Anthony Dawson

About Anthony Dawson

Who is it?: Actor, Writer
Birth Day: October 18, 1916
Birth Place:  Edinburgh, Scotland, United Kingdom
Died On: (1992-01-08)8 January 1992 (aged 75)\nSussex, England
Birth Sign: Scorpio
Alma mater: RADA
Occupation: Actor
Years active: 1940–1991

Anthony Dawson Net Worth

Anthony Dawson was bornon October 18, 1916 in  Edinburgh, Scotland, United Kingdom, is Actor, Writer. Long-faced, emaciated-looking character actor with a thin mustache and an impeccable English accent, Anthony Dawson was typecast in a variety of villainous roles in the 1950s and 1960s.He was born Anthony Douglas Gillon Dawson in Edinburgh, Scotland, to Ida Violet (Kittel) and Eric Francis Dawson. His father was Scottish and his mother was of German and English descent. Dawson made his greatest impact in the Alfred Hitchcock classic Dial M for Murder (1954). He was excellent as Lesgate, seedy ex-Cambridge classmate of would-be wife murderer Wendice (Ray Milland). In the scene where Wendice blackmails him to commit the killing ("There were times I felt you belonged to me"), he is nervous and visibly torn between fear and avarice. Dawson gave similarly sinister performances in the thriller Midnight Lace (1960), where he menaced hapless Doris Day, and the Terence Fisher-directed Hammer horror The Curse of the Werewolf (1961) as Count Siniestro. In another film by this director, the James Bond classic Dr. No (1962), Dawson played the geologist Prof. R.J.Dent, a henchman of the title character who attempts to assassinate the hero, then finds out to his cost what Bond's "license to kill" really means.Dawson was also the first screen incarnation of Bond villain Ernst Stavro Blofeld (in From Russia with Love (1963) and Thunderball (1965)), though the viewer only sees his hands stroking a white cat and hears the voice of Austrian actor Eric Pohlmann. A highly capable, immediately recognizable actor, Dawson deserved better roles than came his way after the mid-1960s. He eventually ended up playing small parts in minor Italian films and European co-productions, but should not be confused with the Italian horror director Antonio Margheriti who sometimes used the pseudonym 'Anthomy M. Dawson'.An interesting footnote to Dawson's career are his unpublished memoirs, "Rambling Recollections", in which he vividly recalls meeting Hitchcock after first arriving in Hollywood. This took place at a dinner party given by the director at Perino's Restaurant in Los Angeles. Also present were 'Dial M' co-stars Grace Kelly and English actor John Williams. Dawson later escorted Kelly to her residence at Chateau Marmont, an apartment bloc on Sunset Strip. Dawson then intimated that an affair took place, which, however lasted just until Ray Milland arrived on the scene.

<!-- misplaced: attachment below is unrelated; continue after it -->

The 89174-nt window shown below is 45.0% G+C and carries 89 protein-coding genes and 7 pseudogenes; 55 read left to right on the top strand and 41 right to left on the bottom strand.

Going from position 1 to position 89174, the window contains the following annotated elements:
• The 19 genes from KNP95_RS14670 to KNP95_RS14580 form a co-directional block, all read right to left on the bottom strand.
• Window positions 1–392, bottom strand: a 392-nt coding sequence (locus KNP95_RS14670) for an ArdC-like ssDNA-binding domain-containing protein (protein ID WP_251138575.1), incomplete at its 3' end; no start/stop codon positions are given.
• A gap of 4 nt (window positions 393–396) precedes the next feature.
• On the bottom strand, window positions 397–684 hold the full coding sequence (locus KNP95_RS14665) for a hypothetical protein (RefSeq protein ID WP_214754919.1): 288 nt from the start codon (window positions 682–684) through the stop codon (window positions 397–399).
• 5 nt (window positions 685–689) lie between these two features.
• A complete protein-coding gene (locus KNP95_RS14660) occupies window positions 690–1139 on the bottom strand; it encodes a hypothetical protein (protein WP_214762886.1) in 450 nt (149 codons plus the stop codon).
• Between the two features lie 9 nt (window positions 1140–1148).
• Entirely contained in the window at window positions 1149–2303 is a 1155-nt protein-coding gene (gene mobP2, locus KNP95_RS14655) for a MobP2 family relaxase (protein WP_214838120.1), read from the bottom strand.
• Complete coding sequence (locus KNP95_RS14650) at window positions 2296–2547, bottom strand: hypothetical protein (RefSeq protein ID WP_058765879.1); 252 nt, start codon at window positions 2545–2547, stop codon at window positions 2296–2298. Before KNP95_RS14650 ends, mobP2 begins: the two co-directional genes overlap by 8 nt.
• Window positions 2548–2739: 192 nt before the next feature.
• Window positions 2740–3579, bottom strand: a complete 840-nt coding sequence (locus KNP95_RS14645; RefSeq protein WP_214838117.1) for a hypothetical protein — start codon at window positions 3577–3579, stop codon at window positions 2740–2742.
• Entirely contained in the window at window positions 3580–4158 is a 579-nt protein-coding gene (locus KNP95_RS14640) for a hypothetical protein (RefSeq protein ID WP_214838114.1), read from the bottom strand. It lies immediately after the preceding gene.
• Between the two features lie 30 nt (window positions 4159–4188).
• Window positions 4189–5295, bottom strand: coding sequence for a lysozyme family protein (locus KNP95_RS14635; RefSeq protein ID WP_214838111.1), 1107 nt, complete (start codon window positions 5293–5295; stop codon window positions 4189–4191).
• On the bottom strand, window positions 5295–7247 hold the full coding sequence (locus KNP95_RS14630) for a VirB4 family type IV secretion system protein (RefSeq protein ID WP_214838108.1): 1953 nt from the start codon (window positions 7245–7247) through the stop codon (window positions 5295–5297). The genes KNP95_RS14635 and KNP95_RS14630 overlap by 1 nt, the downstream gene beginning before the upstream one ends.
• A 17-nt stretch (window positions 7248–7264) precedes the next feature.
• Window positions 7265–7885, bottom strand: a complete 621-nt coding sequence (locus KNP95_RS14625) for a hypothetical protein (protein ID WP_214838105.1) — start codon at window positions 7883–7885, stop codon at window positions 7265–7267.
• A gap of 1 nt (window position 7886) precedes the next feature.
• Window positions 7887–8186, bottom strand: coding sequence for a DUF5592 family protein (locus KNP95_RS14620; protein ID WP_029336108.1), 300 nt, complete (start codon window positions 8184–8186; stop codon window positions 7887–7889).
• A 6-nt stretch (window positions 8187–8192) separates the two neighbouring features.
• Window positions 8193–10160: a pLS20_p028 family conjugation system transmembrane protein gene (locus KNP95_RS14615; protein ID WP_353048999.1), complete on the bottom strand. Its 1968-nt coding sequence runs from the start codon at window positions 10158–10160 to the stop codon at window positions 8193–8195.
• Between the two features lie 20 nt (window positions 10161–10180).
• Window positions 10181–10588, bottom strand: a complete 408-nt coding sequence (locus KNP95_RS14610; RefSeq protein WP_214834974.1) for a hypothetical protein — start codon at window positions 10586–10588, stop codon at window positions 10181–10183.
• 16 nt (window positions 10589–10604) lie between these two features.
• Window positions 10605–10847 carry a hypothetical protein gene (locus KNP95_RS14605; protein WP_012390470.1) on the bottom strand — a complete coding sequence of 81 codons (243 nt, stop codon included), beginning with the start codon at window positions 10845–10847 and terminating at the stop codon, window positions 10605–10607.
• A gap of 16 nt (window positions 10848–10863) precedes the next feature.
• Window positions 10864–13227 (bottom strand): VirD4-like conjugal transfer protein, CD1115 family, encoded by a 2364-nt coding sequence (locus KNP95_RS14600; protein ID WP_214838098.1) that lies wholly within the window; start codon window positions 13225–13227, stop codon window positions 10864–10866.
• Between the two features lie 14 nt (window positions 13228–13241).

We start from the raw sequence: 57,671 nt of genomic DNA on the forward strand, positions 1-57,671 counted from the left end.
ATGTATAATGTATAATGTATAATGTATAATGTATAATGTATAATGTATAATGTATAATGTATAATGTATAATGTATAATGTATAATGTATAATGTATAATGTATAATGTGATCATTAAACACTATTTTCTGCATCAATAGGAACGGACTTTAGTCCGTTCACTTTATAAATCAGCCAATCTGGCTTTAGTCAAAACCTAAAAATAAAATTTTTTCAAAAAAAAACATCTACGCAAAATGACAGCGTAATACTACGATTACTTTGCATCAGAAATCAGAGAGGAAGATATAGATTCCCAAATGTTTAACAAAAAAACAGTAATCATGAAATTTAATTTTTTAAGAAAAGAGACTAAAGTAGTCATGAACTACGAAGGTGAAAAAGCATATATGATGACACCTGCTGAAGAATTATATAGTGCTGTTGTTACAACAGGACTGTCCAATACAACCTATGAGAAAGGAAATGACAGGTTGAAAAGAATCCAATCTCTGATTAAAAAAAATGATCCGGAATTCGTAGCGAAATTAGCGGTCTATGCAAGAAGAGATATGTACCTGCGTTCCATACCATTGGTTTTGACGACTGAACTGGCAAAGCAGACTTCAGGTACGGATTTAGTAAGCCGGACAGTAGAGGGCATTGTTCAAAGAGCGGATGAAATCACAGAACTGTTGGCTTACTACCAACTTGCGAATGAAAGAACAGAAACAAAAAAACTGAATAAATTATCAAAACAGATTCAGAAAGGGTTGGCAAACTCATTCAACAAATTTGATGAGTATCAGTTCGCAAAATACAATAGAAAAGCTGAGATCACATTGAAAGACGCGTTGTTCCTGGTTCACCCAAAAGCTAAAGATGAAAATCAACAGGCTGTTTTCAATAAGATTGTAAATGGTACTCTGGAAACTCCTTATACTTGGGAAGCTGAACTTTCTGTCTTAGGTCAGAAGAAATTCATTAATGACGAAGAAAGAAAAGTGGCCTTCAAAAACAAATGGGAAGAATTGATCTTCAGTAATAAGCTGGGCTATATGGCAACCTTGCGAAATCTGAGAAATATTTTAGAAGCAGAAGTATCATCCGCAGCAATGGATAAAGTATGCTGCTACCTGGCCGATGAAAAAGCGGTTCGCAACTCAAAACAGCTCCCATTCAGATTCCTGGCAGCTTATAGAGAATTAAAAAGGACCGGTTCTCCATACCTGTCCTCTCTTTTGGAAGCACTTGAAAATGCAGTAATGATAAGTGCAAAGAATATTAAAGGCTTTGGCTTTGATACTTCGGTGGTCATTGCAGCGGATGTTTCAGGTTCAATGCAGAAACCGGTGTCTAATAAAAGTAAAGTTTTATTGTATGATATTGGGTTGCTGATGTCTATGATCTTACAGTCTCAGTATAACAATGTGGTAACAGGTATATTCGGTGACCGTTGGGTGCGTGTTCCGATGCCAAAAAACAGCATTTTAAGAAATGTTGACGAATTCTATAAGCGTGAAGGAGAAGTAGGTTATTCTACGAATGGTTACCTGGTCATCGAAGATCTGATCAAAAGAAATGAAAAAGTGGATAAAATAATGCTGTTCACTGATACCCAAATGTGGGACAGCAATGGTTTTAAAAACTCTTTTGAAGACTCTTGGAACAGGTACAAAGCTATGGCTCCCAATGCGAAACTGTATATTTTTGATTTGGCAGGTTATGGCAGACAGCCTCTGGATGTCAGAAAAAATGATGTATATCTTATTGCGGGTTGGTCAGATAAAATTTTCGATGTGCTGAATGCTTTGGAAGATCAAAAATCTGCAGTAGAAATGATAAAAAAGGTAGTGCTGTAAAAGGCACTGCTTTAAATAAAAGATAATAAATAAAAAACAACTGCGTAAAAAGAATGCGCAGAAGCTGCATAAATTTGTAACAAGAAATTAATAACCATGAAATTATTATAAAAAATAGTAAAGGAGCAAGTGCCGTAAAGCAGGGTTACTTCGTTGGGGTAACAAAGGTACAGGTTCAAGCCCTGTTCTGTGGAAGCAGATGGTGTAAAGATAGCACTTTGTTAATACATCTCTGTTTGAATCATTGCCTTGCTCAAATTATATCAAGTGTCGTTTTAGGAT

Anthony Dawson is a member of Actor

💰 Net worth: Under Review

Some Anthony Dawson images

Famous Quotes:

... I had never met Hitchcock before, and yet he was about to do me the most fantastic good turn I could imagine. In that wonderful fat man's Cockney voice, he said, slowly, drooping every word separately, as though he had all day: 'Tony, I just called to let you know that I want you for this picture, so you're quite safe to make yourself a nice deal.' What could I say? I mumbled my thanks and put the phone down, feeling rather dazed, electrified, stunned; all of these. The full impact of this call from Hitch was very soon to come home to me.

Biography/Timeline

1943

Following RADA training and WW II Service, he made his film debut in 1943's They Met in the Dark. He went on to appear in such classic British films as The Way to the Stars (1945), The Queen of Spades (1948) and The Wooden Horse (1950), before moving to America in the early 1950s.

1950

Throughout his career he could often be found in the films of Director Terence Young, including the aforementioned Dr. No, They Were Not Divided (1950),Valley of Eagles (1951), The Amorous Adventures of Moll Flanders (1965), Triple Cross (1966), Red Sun (1971), Inchon (1982) and The Jigsaw Man (1983). Young also cast him as the physical presence of Ernst Stavro Blofeld in his Bond films From Russia with Love (1963) and Thunderball (1965), stroking the ubiquitous white cat. His face was never seen, however, and Blofeld's voice was provided by Eric Pohlmann. Dawson appeared alongside fellow Bond veterans Adolfo Celi, Lois Maxwell and Bernard Lee in the Italian Bond knockoff O.K. Connery.

1954

It was while there that he appeared on Broadway in the play, and then the subsequent Alfred Hitchcock film of Dial M for Murder (1954), playing C. A. Swann/Captain Lesgate. In the film, he is blackmailed by Tony Wendice (Ray Milland) into murdering his wife Margot (Grace Kelly). In his unpublished memoirs, Rambling Recollections, Dawson reminisced about getting the part:

1960

After the early 1960s, his roles got progressively smaller, but he continued to act until his death.

1961

He had two other memorable roles on his return to Britain, including the evil Marques Siniestro in Hammer's Curse of the Werewolf (1961) and henchman Professor Dent in the first James Bond film, Dr. No (1962).

1992

He died in Sussex of cancer at the age of 75 in January 1992.